On January 1st of 2022, one Bitcoin would cost you about $46,000. By November 8th, that same coin went for about $18,500. And that’s when the year’s most dramatic crypto story was just starting: the ongoing collapse of the FTX exchange, which brought yet another round of existential threats to the crypto industry as a whole.
This year has looked like death by a thousand scandals for crypto. There was the Luna / Terra crash, which wiped out billions in value practically overnight. There was Axie Infinity, the once-hot NFT game that lost $625 million in a hack and has struggled to recover. Celsius collapsed. Three Arrows Capital collapsed. Remember when NFTs were cool and people thought their JPGs were worth millions?
All this happened, of course, as the overall economy began to crash back down to earth after a pandemic-created spike in stock prices — which also dampened society’s overall tolerance for chaotic, nonsensical gambling on internet money. As the economy began to even out and our collective risk tolerance went down, crypto went for many investors from a fun plaything to a dangerous bet.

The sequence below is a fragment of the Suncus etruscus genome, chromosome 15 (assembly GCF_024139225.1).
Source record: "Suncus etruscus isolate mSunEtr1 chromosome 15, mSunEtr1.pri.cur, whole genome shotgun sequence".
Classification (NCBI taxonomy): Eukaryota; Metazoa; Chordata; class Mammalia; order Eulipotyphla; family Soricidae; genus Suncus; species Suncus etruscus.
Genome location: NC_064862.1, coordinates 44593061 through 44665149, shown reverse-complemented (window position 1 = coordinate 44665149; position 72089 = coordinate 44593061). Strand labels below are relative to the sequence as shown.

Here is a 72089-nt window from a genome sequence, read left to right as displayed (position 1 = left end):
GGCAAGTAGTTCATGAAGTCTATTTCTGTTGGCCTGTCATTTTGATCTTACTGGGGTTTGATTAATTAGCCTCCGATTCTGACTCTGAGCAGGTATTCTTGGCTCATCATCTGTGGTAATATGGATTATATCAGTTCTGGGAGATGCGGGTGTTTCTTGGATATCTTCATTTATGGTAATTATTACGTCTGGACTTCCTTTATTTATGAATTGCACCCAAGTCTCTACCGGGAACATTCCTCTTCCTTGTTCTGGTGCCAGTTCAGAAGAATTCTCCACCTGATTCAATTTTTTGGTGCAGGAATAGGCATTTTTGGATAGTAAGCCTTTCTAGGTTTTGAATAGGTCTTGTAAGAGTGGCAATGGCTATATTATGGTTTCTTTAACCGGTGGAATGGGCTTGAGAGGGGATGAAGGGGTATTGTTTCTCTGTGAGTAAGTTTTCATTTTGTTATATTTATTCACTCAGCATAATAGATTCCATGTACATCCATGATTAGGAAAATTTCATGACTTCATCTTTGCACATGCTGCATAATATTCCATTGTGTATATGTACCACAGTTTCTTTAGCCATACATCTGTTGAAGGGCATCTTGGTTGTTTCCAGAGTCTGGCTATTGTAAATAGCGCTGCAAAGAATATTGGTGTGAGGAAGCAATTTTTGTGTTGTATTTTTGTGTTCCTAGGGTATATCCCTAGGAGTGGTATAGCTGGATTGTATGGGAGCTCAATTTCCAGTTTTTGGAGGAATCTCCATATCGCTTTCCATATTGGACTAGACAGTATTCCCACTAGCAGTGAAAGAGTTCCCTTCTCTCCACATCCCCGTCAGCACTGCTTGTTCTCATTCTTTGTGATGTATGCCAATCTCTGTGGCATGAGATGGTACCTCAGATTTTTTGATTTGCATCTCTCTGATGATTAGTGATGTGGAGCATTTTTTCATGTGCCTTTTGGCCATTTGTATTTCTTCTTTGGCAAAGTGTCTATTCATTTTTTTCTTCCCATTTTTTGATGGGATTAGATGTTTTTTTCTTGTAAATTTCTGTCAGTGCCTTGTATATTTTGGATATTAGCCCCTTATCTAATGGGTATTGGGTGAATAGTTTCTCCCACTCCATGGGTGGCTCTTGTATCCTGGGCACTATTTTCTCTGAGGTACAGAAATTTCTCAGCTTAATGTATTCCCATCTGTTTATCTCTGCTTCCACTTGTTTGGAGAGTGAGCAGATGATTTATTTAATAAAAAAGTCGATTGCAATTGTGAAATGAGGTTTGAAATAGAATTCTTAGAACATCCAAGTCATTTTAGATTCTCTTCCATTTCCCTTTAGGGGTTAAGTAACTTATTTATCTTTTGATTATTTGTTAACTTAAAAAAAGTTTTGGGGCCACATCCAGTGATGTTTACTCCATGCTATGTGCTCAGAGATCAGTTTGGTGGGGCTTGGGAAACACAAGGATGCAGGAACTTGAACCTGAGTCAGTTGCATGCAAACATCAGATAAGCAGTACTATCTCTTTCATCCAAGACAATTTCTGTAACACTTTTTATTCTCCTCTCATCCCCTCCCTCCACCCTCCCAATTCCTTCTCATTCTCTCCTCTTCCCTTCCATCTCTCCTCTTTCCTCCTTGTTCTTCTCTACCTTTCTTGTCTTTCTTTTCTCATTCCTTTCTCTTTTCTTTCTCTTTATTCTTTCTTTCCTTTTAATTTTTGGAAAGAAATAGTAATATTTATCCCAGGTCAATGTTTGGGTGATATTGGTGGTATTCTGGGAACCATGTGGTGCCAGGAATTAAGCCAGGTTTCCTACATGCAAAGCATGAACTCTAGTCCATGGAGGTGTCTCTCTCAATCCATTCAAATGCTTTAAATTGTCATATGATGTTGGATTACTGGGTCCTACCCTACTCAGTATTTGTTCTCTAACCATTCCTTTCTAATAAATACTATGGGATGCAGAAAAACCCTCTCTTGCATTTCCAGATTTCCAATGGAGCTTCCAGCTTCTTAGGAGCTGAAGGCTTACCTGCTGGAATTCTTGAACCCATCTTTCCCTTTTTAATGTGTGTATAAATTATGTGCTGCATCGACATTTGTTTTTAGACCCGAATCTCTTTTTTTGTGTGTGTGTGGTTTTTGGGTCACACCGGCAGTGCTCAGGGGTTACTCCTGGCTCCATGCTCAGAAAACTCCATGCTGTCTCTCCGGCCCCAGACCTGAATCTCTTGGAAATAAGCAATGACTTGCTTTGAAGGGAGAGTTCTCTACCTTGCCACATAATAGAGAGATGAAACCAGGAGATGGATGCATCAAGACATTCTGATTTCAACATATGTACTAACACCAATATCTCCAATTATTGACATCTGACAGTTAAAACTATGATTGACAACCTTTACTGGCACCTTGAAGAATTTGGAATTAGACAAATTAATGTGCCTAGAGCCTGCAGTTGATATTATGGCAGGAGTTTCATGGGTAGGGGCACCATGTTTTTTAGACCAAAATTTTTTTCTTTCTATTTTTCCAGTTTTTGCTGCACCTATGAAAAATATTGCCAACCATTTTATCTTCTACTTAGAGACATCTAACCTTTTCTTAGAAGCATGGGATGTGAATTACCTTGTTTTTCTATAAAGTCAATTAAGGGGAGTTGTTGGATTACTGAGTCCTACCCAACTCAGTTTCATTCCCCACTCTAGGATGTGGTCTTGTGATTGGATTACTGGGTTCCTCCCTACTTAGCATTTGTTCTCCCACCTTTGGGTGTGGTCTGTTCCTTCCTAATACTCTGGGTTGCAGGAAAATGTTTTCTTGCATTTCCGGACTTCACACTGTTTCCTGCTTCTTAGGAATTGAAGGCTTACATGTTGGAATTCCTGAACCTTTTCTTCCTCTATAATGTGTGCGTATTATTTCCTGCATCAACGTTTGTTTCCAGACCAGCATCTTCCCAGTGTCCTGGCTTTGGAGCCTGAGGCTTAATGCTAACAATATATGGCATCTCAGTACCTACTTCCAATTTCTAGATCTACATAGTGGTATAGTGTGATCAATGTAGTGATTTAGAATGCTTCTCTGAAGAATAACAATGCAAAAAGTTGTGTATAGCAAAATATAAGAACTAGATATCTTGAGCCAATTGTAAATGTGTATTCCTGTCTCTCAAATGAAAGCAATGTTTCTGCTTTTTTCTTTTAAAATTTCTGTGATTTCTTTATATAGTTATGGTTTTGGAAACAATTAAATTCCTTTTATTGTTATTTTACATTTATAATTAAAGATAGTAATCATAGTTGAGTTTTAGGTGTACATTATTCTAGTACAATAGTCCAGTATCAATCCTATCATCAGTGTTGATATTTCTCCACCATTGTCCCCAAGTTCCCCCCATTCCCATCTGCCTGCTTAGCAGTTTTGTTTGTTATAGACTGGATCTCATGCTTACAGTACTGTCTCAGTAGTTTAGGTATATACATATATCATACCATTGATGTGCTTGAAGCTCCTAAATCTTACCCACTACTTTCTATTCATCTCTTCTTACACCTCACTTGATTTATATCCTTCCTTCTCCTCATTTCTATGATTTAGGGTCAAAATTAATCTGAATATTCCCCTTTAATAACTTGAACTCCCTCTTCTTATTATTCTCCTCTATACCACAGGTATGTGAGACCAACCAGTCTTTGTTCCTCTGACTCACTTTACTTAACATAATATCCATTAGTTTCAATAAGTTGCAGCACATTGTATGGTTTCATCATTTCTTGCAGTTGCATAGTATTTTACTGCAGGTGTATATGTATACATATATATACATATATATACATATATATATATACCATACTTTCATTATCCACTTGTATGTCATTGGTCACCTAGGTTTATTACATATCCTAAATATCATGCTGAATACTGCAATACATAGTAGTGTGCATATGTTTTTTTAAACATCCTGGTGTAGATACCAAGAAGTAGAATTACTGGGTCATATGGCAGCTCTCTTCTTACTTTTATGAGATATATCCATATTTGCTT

Crypto has crashed before, and as ever, the HODLers are saying there’s upside left to come. But right now, the future for cryptocurrencies of all kinds looks pretty bleak.
Here’s all our coverage from the ongoing crypto winter:
But he hasn’t promised to attend the House Financial Services Committee hearing planned for next week.
- E“I flew past the bright red flags at his company.”
I loved this chewy piece by Zeke Faux at Bloomberg about Sam Bankman-Fried, crime, and media manipulation. Faux goes into detail about what he missed, what he noticed, and what he thinks happened at FTX. Here’s a taste: